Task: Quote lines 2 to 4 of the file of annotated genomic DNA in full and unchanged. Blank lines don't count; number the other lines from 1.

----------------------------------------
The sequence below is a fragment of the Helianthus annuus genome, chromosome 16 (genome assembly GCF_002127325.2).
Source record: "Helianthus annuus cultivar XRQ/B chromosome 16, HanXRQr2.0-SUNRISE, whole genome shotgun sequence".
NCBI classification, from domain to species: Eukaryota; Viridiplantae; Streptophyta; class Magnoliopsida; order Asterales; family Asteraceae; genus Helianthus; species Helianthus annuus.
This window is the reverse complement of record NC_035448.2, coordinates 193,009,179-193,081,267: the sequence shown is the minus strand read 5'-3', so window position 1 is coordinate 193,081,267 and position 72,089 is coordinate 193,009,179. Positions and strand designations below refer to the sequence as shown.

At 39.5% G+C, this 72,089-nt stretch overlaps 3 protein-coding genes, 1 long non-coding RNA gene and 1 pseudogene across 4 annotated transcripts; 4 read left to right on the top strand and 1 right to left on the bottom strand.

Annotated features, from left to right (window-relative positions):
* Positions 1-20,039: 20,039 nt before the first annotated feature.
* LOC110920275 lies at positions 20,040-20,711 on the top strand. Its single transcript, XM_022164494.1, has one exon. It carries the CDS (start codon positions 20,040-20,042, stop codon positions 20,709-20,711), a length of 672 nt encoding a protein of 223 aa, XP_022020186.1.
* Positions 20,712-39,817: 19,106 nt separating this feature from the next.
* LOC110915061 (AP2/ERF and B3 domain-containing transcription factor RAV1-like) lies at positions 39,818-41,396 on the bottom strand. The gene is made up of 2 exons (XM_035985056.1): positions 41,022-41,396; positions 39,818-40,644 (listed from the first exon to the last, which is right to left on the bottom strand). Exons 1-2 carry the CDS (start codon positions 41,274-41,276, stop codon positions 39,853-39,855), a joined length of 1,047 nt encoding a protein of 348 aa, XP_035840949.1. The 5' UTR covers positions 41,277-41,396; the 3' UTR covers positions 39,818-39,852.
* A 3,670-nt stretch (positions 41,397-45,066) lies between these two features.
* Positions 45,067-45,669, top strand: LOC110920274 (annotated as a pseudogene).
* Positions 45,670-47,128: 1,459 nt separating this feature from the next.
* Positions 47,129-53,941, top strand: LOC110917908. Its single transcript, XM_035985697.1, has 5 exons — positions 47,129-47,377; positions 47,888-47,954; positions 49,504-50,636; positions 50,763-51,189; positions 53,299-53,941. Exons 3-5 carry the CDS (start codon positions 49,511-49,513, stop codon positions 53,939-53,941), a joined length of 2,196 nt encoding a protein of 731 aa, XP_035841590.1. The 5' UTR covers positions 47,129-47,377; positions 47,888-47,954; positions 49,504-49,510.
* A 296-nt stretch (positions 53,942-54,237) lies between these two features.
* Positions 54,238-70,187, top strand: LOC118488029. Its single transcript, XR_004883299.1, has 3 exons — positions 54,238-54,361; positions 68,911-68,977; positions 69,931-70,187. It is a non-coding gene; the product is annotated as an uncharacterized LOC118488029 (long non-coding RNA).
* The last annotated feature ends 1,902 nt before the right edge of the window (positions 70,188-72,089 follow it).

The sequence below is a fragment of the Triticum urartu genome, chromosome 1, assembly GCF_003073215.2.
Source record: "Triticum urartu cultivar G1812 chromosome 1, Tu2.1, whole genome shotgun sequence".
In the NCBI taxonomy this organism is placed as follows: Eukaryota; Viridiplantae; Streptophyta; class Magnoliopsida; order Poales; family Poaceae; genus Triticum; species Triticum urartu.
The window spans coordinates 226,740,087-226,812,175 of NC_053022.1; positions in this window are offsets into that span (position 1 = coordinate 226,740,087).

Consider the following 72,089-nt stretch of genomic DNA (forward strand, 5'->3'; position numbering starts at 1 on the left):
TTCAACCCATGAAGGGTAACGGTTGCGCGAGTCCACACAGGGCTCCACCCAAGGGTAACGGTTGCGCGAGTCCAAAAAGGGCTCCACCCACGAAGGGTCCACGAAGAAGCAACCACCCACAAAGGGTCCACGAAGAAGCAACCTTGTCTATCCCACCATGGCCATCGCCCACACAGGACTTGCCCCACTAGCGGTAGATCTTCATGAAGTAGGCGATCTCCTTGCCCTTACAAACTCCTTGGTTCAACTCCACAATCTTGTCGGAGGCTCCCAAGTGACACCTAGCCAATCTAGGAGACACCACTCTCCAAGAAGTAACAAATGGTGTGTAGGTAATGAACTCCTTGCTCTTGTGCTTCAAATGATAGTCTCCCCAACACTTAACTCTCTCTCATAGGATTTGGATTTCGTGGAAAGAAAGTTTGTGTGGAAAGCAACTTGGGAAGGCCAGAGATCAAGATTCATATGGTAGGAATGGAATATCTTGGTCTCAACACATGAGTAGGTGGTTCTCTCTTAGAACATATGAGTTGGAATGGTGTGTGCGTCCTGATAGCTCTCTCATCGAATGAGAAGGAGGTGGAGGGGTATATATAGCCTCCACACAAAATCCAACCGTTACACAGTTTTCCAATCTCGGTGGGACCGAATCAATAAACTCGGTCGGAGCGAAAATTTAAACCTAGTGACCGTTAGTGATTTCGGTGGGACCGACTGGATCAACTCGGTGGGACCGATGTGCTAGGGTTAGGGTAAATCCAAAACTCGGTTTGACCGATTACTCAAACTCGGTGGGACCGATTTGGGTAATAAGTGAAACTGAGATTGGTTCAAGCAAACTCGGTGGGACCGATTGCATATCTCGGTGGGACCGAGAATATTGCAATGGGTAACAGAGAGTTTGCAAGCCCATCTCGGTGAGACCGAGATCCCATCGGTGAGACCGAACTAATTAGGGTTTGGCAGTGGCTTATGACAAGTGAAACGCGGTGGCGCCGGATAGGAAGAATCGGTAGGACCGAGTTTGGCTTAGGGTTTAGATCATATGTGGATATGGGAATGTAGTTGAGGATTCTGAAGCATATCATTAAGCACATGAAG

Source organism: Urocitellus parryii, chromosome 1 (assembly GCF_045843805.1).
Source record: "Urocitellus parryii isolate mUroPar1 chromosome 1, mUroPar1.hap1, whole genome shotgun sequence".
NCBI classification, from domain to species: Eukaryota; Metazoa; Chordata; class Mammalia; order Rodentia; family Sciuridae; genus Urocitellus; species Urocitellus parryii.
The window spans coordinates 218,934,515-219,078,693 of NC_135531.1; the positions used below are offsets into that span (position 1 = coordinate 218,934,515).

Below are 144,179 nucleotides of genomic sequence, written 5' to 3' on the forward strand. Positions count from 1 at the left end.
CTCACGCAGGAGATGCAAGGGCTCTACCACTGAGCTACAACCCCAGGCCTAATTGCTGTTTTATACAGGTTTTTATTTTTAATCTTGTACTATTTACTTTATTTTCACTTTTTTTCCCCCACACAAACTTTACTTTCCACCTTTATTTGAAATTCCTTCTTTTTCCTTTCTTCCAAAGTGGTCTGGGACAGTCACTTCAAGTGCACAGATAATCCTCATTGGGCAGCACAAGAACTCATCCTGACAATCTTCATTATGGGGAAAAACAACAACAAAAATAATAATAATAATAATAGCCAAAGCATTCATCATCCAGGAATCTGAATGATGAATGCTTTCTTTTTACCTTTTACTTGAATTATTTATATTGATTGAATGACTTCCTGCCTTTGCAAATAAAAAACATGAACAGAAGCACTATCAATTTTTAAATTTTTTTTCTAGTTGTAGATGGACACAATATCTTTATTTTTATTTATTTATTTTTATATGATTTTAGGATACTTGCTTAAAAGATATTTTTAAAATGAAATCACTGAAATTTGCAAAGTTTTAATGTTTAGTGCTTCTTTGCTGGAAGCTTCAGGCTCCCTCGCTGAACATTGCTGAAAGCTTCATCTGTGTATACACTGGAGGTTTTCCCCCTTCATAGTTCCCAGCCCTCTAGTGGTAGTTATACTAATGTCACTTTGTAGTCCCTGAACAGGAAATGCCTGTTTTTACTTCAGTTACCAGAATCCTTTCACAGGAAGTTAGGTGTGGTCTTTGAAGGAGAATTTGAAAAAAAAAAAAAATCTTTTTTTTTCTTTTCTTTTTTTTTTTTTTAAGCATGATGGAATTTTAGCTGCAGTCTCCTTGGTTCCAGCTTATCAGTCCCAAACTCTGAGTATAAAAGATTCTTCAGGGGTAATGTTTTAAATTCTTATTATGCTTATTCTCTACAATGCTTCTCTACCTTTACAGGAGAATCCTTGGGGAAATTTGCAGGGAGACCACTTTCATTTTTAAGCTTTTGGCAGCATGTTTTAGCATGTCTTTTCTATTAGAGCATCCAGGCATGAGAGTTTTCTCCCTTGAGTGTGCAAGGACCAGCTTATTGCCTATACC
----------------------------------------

Source record: "Helianthus annuus cultivar XRQ/B chromosome 16, HanXRQr2.0-SUNRISE, whole genome shotgun sequence".
NCBI classification, from domain to species: Eukaryota; Viridiplantae; Streptophyta; class Magnoliopsida; order Asterales; family Asteraceae; genus Helianthus; species Helianthus annuus.
This window is the reverse complement of record NC_035448.2, coordinates 193,009,179-193,081,267: the sequence shown is the minus strand read 5'-3', so window position 1 is coordinate 193,081,267 and position 72,089 is coordinate 193,009,179. Positions and strand designations below refer to the sequence as shown.